By Suleyman Guven –

The Arabic scripts on a single tomb stone, in the northeast corner of Mount Hope Cemetery, Brantford, Ontario, indicates that the person died in 1918. The area behind the tomb stone seems empty. Brantford history researcher, Bill Darfler, believes the tombs in the plot belong to Kurdish Alevis who arrived in Canada at the beginning of 1900s. 


Who would have thought that one day the unclaimed dead buried for a century in Mount Hope Cemetery in Brantford, Ontario would capture Turkey’s attention. Everything started with the research of Bill Darfler. Isıl Acehan, who was working on her thesis in the United States, was doing research on people from Turkey who had arrived in Northern America in the past century. After Ms. Acehan finished her thesis, she returned to Turkey.  Some Turkish newspapers published the work of Ms. Acehan who is now assistant professor at the University of Ipek.  For instance, the “Bugun” newspaper carried the headline “Turks took to the internment camp” with the reference of Isıl Acehan’s work. The story also drew the attention of the “Sabah” newspaper on 13 August of this year, under the title “Heart wrenching tragedy of the slaved Turks”.  “Slave” here does not have its old meaning, but refers to wrongful and forceful imprisonment.  According to the newspaper Cem Fakir, who travelled more than 180, 000 km inside and outside country made a documentary titled “Diary of Captivity”.

A local newspaper in our area reported the story under the title “They just discovered the slaved Turks”. The news coverage in Turkey’s media lamented the fate of the internees.  The Turkish Consul General in Toronto was closely involved with the issue. It was rumored that Deputy Prime Minister Bekir Bozdag of Turkey would come to Canada for the unveiling ceremony of the statue or plaque, following Ramadan of this year.



1941 and 1963 are marked on the two tomb stones in Arabic script where between the tomb stones is researcher Bill Darfler. These two tombs are placed on the border of the plot where people from Turkey were buried.

The first reaction came from the Armenian community media. They revealed that the Brantford internees sent to the Kapuskasing camp were not Turks. The Armenian Keghart website launched a petition campaign and published articles exposing the Turkish phony version of this issue. I sent a letter to the Mayor of Brantford on behalf of our newspaper. The “Brantford Expositor” reported that there is a pause in the plans to unveil the plaque or statue. The issue is not limited to Brantford anymore and the city officials did not want to make any decision before consulting the federal officials. Since we wanted to learn the story of the Kurdish Alevis, who were buried in the plot, either called Turkish or Muslim of Mount Hope Cemetery, we decided to go to Brantford.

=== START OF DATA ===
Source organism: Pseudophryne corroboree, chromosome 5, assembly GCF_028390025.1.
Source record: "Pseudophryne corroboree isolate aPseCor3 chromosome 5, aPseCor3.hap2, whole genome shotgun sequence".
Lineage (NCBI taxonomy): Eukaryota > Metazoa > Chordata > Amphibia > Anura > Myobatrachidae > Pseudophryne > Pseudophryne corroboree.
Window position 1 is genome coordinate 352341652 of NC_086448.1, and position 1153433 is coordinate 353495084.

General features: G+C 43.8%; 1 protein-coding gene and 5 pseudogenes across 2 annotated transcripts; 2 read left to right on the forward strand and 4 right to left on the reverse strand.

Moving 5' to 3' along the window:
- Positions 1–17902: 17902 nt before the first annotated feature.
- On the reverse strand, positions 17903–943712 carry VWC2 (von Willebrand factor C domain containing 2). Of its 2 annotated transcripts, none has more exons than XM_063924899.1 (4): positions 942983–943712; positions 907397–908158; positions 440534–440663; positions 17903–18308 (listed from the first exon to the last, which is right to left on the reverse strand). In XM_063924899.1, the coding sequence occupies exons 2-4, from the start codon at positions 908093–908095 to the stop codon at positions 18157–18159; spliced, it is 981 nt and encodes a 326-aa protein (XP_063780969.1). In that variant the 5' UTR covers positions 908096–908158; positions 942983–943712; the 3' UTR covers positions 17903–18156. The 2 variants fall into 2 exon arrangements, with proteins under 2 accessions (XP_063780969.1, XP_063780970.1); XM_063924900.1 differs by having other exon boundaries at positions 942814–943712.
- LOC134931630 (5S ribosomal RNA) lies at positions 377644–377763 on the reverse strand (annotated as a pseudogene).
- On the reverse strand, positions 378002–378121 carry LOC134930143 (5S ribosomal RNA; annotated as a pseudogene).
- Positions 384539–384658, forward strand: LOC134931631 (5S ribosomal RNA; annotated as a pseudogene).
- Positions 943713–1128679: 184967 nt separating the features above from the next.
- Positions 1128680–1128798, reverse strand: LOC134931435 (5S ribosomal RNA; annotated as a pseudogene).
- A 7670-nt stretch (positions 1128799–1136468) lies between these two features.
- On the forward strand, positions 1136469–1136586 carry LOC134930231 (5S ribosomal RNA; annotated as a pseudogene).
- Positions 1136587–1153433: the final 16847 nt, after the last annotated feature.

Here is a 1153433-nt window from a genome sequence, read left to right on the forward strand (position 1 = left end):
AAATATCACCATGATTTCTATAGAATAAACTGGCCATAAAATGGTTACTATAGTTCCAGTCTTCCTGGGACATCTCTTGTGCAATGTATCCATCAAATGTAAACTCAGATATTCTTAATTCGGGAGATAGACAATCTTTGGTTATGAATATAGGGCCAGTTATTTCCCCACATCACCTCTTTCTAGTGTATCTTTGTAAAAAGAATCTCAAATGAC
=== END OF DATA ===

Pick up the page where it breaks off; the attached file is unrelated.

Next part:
Three friends and I, two activists from Alevi association, travelled, on August 10, to Brantford which is 100 km west of Toronto. It was a sunny and warm weather.  As a first step to our journey, we went to the house of Bill Darfler located at William Street. Although the house was built in 1905, it looked much older. Darfler said that he had purchased it 20 years ago. We then went to the Mount Hope Cemetery and stopped at the northeast corner of the cemetery. I paced the plot (33 ft. x33 ft.)  where the 16 graves lie. Because the people buried there came from Turkey the plot is called Turkish or Muslim Cemetery. It was not difficult to figure out from the names that the people buried were Kurdish Alevis. Just outside the Alevi area, there are several tomb stones with Armenian lettering: The unbreakable bonds of Armenians and Kurdish Alevis, who were neıghbours and friends to each other in Turkey, continue in the cemetery.


Researcher Bill Darfler indicated that those who were buried in the plot called “Turkish Cemetery” are Kurdish Alevis. Mr. Darfler further indicated that the last burial had taken place in 1963. Because the burial had observed Muslim rites, the plot was called Muslim Cemetery.


Researcher Bill Darfler told us that those who were buried in the plot–called Turkish or Muslim Cemetery– were frıends and neighbours of Brantford Armenians. Mr. Darfler stressed that there was no possibility that Sunni Kurds were among the group who arrived from Turkey.

Like every country, Turkey has a right to claim its citizens. I have doubts about the sincerity of the representatives of AKP government in Canada while the Turkish government supports the radical gangs of Al-Nusra Front who have massacred Kurds in Rojava and Alevis in Latakia, Syria. I would like to tell those who try to implement their political agenda on the Kurdish Alevi dead: Please leave the dead Kurdish Alevis alone…. the buried whom your ancestors accused of being “rebels, heretics, perverted” and subjected them to regular massacres .

Yeni Hayat

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